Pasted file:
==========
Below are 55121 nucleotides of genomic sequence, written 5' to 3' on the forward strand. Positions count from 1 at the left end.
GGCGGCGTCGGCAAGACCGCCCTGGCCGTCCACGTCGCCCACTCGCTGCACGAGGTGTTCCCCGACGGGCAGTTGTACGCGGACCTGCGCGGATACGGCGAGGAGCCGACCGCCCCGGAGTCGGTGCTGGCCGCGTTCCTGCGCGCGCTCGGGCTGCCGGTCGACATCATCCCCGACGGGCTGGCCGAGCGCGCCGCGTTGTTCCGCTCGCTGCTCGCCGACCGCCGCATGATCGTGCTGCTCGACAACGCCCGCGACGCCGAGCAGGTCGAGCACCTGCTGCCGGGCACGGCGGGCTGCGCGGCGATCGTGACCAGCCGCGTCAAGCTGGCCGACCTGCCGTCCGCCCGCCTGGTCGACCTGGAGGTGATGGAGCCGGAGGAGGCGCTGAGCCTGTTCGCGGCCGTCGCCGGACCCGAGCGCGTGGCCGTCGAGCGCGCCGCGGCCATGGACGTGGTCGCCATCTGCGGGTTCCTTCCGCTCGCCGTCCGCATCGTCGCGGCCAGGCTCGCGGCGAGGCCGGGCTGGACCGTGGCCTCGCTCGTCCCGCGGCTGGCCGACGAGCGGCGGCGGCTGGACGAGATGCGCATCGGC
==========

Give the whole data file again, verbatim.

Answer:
Below are 55121 nucleotides of genomic sequence, written 5' to 3' on the forward strand. Positions count from 1 at the left end.
GGCGGCGTCGGCAAGACCGCCCTGGCCGTCCACGTCGCCCACTCGCTGCACGAGGTGTTCCCCGACGGGCAGTTGTACGCGGACCTGCGCGGATACGGCGAGGAGCCGACCGCCCCGGAGTCGGTGCTGGCCGCGTTCCTGCGCGCGCTCGGGCTGCCGGTCGACATCATCCCCGACGGGCTGGCCGAGCGCGCCGCGTTGTTCCGCTCGCTGCTCGCCGACCGCCGCATGATCGTGCTGCTCGACAACGCCCGCGACGCCGAGCAGGTCGAGCACCTGCTGCCGGGCACGGCGGGCTGCGCGGCGATCGTGACCAGCCGCGTCAAGCTGGCCGACCTGCCGTCCGCCCGCCTGGTCGACCTGGAGGTGATGGAGCCGGAGGAGGCGCTGAGCCTGTTCGCGGCCGTCGCCGGACCCGAGCGCGTGGCCGTCGAGCGCGCCGCGGCCATGGACGTGGTCGCCATCTGCGGGTTCCTTCCGCTCGCCGTCCGCATCGTCGCGGCCAGGCTCGCGGCGAGGCCGGGCTGGACCGTGGCCTCGCTCGTCCCGCGGCTGGCCGACGAGCGGCGGCGGCTGGACGAGATGCGCATCGGC